Australia and Denmark Unite for Autism Jobs
29 September 2014 at 12:26 pm
The Governments of Australia and Denmark have signed an historic agreement in an attempt to create skilled employment for people with Autism Spectrum Disorder.
The Department of Human Services and HP Australia will work together with Danish company Specialist People Foundation to provide the jobs.
Minister for Human Services Senator Marise Payne said an agreement between the three organisations, which will provide 12 candidates with employment through a three-year traineeship, was signed last week.
"We are proud to be working with such progressive organisations to provide people with Autism Spectrum Disorder a fantastic opportunity to work in a field that allows them to harness their unique skills and ability," Payne said.
"This is DHS and HP's first project of its kind in Australia, as well as the first Specialist People Foundation engagement in the country.”
The trainees will be employed by HP and based in the department's Adelaide ICT hub.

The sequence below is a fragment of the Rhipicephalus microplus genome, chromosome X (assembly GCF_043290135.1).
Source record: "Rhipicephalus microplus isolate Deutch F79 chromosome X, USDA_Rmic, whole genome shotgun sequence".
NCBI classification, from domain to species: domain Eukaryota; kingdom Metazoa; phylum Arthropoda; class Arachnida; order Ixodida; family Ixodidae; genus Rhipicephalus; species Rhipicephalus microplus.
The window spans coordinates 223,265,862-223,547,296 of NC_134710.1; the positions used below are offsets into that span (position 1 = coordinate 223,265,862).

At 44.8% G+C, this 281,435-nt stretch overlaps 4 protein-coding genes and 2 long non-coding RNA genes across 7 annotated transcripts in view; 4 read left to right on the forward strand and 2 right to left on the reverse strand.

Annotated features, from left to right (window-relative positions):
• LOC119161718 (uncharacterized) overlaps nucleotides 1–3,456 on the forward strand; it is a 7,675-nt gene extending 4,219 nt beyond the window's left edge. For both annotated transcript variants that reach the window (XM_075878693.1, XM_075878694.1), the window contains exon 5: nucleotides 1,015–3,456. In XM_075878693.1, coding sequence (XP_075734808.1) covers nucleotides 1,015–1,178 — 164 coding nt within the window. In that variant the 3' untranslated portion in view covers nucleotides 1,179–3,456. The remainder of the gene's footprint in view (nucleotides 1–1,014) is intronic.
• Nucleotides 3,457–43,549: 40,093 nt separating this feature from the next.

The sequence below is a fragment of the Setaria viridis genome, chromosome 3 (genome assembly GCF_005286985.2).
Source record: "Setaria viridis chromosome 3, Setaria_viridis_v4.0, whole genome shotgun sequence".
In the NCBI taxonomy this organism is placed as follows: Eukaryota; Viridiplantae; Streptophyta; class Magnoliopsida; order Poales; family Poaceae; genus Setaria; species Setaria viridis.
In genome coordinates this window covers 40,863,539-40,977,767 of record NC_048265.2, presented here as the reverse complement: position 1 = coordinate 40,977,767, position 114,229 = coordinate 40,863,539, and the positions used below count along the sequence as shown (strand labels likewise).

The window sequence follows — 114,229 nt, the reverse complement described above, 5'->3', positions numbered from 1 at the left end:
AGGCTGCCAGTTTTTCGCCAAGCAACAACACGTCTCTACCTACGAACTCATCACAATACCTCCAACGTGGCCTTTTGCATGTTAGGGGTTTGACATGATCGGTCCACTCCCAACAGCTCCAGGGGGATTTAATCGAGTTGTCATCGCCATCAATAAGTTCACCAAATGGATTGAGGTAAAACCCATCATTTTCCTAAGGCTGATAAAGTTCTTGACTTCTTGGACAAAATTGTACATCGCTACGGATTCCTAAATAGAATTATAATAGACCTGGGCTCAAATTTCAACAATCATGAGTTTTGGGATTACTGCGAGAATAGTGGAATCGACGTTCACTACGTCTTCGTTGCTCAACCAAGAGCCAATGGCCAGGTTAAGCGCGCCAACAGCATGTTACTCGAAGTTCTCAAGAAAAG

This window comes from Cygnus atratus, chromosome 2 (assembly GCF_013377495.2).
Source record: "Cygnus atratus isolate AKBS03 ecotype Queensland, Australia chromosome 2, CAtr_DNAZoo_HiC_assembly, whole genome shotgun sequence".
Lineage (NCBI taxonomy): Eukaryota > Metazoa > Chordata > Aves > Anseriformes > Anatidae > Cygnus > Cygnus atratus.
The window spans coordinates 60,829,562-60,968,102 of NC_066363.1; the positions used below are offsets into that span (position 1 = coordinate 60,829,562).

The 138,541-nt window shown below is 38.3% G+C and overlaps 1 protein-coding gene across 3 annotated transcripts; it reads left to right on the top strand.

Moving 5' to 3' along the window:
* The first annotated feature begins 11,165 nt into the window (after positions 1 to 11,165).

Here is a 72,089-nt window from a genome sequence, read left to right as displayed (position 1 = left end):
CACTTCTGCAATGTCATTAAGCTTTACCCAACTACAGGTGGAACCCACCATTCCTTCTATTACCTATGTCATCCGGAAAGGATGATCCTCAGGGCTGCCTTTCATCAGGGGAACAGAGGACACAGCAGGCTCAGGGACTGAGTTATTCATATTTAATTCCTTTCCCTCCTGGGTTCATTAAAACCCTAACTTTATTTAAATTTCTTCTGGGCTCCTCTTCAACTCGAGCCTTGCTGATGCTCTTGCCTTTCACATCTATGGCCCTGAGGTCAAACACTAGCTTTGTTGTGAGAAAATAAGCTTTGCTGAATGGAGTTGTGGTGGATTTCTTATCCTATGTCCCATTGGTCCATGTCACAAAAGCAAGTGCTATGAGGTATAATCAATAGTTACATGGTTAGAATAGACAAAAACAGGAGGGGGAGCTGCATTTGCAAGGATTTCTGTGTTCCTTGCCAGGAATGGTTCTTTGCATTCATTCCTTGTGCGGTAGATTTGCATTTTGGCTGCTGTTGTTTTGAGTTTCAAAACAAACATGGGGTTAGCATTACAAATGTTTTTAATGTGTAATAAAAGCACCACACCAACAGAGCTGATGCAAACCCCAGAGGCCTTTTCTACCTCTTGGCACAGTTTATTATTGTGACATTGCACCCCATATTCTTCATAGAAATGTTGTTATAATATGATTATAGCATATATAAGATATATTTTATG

"Our ICT hub in Adelaide is the perfect work environment to engage these trainees, whose precise attention to detail and ability to systematically process information are very well suited to working on specialised software testing," Payne said.
HP Australia Managing Director Nick Wilson said he believed building a diverse and inclusive culture was the right thing to do from a societal standpoint and for business.
"At HP we believe diversity and inclusion create a competitive advantage, helping drive growth, productivity and innovation," Wilson said.
"We're looking forward to providing rewarding employment for people with Autism Spectrum Disorder, by matching their characteristics with specialist roles.
"Staff will commence their traineeships in December with training provided by HP Australia and Specialist People Foundation, while further education will be made available through Open Universities Australia and the University of South Australia."
Specialist People Foundation Founder Thorkil Sonne said the employment concept had been successfully implemented by his organisation in 12 other countries around the world.
"Our goal is to make one million jobs available to people with autism and similar challenges worldwide," Sonne said.
"We work to harness the special characteristics and talents of people with Autism Spectrum Disorder and use them as a means to secure meaningful employment.
"This is the perfect partnership for our introduction into Australia and we are looking forward to seeing the benefits of this project, just as we have seen overseas."